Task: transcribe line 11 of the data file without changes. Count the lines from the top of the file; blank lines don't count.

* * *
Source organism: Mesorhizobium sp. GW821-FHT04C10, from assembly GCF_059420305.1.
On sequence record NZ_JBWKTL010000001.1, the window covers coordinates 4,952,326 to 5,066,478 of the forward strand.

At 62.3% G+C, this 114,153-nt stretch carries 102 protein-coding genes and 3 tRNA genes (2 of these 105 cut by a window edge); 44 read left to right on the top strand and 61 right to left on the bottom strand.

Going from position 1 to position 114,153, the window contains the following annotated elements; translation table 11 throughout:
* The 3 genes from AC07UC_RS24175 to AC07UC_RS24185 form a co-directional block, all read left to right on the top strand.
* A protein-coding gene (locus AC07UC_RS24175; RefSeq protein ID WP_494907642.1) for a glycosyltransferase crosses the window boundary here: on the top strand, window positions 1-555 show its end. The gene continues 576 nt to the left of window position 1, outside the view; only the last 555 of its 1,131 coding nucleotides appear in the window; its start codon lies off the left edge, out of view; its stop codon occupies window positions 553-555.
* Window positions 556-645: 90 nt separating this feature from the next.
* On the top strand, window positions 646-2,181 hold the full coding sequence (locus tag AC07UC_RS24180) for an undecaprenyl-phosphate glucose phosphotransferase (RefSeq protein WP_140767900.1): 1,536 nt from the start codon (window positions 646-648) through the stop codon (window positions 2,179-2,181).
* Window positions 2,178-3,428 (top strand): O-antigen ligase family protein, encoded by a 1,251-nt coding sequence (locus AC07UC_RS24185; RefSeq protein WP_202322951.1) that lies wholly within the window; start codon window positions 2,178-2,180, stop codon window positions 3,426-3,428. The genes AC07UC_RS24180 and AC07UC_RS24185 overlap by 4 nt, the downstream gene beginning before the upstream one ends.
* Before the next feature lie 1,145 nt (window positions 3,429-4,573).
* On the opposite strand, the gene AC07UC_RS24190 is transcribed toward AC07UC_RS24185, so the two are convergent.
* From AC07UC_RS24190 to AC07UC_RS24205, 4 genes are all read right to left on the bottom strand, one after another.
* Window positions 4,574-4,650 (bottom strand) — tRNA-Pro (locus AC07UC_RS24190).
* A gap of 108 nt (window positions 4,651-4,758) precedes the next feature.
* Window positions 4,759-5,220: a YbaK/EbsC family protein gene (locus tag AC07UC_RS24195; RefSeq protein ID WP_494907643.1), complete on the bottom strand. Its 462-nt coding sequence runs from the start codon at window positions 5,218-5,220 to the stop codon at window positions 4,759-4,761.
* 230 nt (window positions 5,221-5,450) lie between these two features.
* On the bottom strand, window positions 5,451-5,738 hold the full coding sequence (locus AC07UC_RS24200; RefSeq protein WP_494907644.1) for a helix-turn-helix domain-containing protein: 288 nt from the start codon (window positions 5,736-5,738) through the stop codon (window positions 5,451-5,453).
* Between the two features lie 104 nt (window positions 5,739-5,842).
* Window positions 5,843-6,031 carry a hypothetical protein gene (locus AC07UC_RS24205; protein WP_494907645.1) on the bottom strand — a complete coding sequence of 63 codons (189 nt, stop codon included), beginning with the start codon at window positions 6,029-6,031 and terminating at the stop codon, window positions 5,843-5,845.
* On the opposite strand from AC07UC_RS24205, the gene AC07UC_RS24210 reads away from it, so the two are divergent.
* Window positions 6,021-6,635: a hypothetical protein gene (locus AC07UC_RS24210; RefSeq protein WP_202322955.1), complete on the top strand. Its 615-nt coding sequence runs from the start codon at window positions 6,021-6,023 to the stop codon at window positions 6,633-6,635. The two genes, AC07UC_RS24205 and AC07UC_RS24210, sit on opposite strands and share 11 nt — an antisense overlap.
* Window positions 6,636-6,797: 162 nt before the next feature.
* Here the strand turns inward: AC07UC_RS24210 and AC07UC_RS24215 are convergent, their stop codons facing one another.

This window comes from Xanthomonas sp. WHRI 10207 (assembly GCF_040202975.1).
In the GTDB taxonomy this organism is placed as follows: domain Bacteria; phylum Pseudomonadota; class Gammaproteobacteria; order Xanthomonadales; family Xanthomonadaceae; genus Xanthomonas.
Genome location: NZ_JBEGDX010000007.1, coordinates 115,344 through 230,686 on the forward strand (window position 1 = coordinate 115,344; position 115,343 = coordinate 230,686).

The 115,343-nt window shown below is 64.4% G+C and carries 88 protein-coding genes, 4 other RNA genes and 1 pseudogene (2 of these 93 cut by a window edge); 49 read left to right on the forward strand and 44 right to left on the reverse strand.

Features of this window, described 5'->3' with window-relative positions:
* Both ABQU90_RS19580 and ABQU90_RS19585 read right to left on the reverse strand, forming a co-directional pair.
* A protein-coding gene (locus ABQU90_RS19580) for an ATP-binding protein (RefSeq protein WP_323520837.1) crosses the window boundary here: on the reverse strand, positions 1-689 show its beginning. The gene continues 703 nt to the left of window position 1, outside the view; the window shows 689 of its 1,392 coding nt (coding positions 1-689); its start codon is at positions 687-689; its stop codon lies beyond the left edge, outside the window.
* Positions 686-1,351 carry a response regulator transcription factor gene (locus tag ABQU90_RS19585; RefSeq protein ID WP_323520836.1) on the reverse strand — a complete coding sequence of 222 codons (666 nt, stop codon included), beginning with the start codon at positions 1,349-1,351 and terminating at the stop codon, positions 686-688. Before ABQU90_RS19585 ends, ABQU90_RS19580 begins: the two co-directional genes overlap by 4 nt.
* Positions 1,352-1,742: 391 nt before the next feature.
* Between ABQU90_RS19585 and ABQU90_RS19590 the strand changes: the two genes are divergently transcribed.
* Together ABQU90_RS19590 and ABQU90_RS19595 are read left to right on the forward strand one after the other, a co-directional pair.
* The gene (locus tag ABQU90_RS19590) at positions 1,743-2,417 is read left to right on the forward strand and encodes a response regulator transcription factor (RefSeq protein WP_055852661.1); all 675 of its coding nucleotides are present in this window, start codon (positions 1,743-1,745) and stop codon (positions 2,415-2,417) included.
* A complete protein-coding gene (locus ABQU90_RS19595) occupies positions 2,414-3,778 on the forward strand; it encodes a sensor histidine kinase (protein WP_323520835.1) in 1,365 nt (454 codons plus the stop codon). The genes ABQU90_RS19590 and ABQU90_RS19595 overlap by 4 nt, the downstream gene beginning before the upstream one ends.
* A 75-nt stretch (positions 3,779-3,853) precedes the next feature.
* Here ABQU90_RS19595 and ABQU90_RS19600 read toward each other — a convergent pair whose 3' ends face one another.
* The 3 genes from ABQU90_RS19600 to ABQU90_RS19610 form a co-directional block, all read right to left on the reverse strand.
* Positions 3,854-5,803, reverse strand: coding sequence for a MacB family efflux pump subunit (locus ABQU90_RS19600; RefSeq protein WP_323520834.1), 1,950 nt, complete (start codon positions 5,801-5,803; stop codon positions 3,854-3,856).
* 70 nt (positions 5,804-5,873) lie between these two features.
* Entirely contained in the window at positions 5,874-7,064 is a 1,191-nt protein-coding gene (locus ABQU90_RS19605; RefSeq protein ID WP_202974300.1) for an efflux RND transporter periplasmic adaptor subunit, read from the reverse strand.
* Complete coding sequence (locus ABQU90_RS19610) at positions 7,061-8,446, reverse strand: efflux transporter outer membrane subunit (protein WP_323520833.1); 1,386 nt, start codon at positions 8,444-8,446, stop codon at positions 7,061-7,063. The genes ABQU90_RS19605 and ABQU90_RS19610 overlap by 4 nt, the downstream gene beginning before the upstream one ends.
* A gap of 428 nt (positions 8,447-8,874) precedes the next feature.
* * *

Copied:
* On the opposite strand, the gene AC07UC_RS24190 is transcribed toward AC07UC_RS24185, so the two are convergent.